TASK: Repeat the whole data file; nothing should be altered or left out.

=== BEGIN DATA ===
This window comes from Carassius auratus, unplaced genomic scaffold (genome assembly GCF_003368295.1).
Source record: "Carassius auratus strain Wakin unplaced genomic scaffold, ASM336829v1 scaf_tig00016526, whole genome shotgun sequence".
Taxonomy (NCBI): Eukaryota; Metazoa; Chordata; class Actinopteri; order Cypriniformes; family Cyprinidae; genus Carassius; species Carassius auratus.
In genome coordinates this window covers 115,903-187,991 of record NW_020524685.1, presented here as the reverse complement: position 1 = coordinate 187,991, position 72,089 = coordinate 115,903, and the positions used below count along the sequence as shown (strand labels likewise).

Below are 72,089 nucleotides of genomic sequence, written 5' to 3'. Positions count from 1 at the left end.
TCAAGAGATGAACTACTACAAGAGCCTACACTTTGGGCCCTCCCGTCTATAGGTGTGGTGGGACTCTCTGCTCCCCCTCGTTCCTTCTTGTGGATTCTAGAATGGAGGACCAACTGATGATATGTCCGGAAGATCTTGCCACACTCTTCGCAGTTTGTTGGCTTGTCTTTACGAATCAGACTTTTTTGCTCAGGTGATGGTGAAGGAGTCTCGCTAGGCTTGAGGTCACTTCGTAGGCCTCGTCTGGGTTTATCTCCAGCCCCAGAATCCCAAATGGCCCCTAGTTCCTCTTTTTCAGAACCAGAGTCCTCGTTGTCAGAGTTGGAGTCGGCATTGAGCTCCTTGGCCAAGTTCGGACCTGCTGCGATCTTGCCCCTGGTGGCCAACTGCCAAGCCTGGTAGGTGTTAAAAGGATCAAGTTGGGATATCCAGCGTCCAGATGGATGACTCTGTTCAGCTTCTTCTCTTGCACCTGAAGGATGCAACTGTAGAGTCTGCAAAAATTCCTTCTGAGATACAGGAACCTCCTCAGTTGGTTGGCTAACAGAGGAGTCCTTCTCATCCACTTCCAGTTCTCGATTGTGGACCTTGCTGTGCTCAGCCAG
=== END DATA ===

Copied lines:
This window comes from Carassius auratus, unplaced genomic scaffold (genome assembly GCF_003368295.1).
Source record: "Carassius auratus strain Wakin unplaced genomic scaffold, ASM336829v1 scaf_tig00016526, whole genome shotgun sequence".
Taxonomy (NCBI): Eukaryota; Metazoa; Chordata; class Actinopteri; order Cypriniformes; family Cyprinidae; genus Carassius; species Carassius auratus.
In genome coordinates this window covers 115,903-187,991 of record NW_020524685.1, presented here as the reverse complement: position 1 = coordinate 187,991, position 72,089 = coordinate 115,903, and the positions used below count along the sequence as shown (strand labels likewise).

Below are 72,089 nucleotides of genomic sequence, written 5' to 3'. Positions count from 1 at the left end.
TCAAGAGATGAACTACTACAAGAGCCTACACTTTGGGCCCTCCCGTCTATAGGTGTGGTGGGACTCTCTGCTCCCCCTCGTTCCTTCTTGTGGATTCTAGAATGGAGGACCAACTGATGATATGTCCGGAAGATCTTGCCACACTCTTCGCAGTTTGTTGGCTTGTCTTTACGAATCAGACTTTTTTGCTCAGGTGATGGTGAAGGAGTCTCGCTAGGCTTGAGGTCACTTCGTAGGCCTCGTCTGGGTTTATCTCCAGCCCCAGAATCCCAAATGGCCCCTAGTTCCTCTTTTTCAGAACCAGAGTCCTCGTTGTCAGAGTTGGAGTCGGCATTGAGCTCCTTGGCCAAGTTCGGACCTGCTGCGATCTTGCCCCTGGTGGCCAACTGCCAAGCCTGGTAGGTGTTAAAAGGATCAAGTTGGGATATCCAGCGTCCAGATGGATGACTCTGTTCAGCTTCTTCTCTTGCACCTGAAGGATGCAACTGTAGAGTCTGCAAAAATTCCTTCTGAGATACAGGAACCTCCTCAGTTGGTTGGCTAACAGAGGAGTCCTTCTCATCCACTTCCAGTTCTCGATTGTGGACCTTGCTGTGCTCAGCCAG